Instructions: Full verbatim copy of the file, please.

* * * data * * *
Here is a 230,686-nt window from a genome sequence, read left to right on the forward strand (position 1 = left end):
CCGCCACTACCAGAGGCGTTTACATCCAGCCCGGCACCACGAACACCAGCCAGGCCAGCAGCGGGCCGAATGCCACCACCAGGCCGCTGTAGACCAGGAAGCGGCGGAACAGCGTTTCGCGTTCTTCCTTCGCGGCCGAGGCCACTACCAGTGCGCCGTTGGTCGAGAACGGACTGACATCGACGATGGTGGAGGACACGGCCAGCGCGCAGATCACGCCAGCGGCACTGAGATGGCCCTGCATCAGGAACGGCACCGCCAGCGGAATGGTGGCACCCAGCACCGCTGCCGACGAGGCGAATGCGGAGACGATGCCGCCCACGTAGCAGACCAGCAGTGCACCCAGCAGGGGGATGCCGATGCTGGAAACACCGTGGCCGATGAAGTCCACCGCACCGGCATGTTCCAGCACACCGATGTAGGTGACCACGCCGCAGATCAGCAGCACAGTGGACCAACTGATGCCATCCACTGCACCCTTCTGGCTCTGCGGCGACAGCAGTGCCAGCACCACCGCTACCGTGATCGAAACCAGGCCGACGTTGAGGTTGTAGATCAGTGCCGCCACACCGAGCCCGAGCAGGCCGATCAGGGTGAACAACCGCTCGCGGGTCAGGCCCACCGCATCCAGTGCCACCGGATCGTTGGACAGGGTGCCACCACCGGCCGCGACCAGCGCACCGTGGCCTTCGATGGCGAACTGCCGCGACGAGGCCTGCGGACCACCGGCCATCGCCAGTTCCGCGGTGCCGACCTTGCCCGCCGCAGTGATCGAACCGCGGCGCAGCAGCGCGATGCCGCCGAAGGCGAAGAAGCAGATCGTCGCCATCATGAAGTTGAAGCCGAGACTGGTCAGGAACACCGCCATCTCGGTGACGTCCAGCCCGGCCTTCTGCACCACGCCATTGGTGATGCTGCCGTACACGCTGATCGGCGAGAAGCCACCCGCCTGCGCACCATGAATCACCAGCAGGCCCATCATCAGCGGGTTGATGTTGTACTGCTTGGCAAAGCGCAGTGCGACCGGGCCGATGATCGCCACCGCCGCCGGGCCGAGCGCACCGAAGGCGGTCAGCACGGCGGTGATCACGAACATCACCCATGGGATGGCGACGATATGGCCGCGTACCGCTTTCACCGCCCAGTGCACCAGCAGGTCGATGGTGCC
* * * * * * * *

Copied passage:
Here is a 230,686-nt window from a genome sequence, read left to right on the forward strand (position 1 = left end):
CCGCCACTACCAGAGGCGTTTACATCCAGCCCGGCACCACGAACACCAGCCAGGCCAGCAGCGGGCCGAATGCCACCACCAGGCCGCTGTAGACCAGGAAGCGGCGGAACAGCGTTTCGCGTTCTTCCTTCGCGGCCGAGGCCACTACCAGTGCGCCGTTGGTCGAGAACGGACTGACATCGACGATGGTGGAGGACACGGCCAGCGCGCAGATCACGCCAGCGGCACTGAGATGGCCCTGCATCAGGAACGGCACCGCCAGCGGAATGGTGGCACCCAGCACCGCTGCCGACGAGGCGAATGCGGAGACGATGCCGCCCACGTAGCAGACCAGCAGTGCACCCAGCAGGGGGATGCCGATGCTGGAAACACCGTGGCCGATGAAGTCCACCGCACCGGCATGTTCCAGCACACCGATGTAGGTGACCACGCCGCAGATCAGCAGCACAGTGGACCAACTGATGCCATCCACTGCACCCTTCTGGCTCTGCGGCGACAGCAGTGCCAGCACCACCGCTACCGTGATCGAAACCAGGCCGACGTTGAGGTTGTAGATCAGTGCCGCCACACCGAGCCCGAGCAGGCCGATCAGGGTGAACAACCGCTCGCGGGTCAGGCCCACCGCATCCAGTGCCACCGGATCGTTGGACAGGGTGCCACCACCGGCCGCGACCAGCGCACCGTGGCCTTCGATGGCGAACTGCCGCGACGAGGCCTGCGGACCACCGGCCATCGCCAGTTCCGCGGTGCCGACCTTGCCCGCCGCAGTGATCGAACCGCGGCGCAGCAGCGCGATGCCGCCGAAGGCGAAGAAGCAGATCGTCGCCATCATGAAGTTGAAGCCGAGACTGGTCAGGAACACCGCCATCTCGGTGACGTCCAGCCCGGCCTTCTGCACCACGCCATTGGTGATGCTGCCGTACACGCTGATCGGCGAGAAGCCACCCGCCTGCGCACCATGAATCACCAGCAGGCCCATCATCAGCGGGTTGATGTTGTACTGCTTGGCAAAGCGCAGTGCGACCGGGCCGATGATCGCCACCGCCGCCGGGCCGAGCGCACCGAAGGCGGTCAGCACGGCGGTGATCACGAACATCACCCATGGGATGGCGACGATATGGCCGCGTACCGCTTTCACCGCCCAGTGCACCAGCAGGTCGATGGTGCC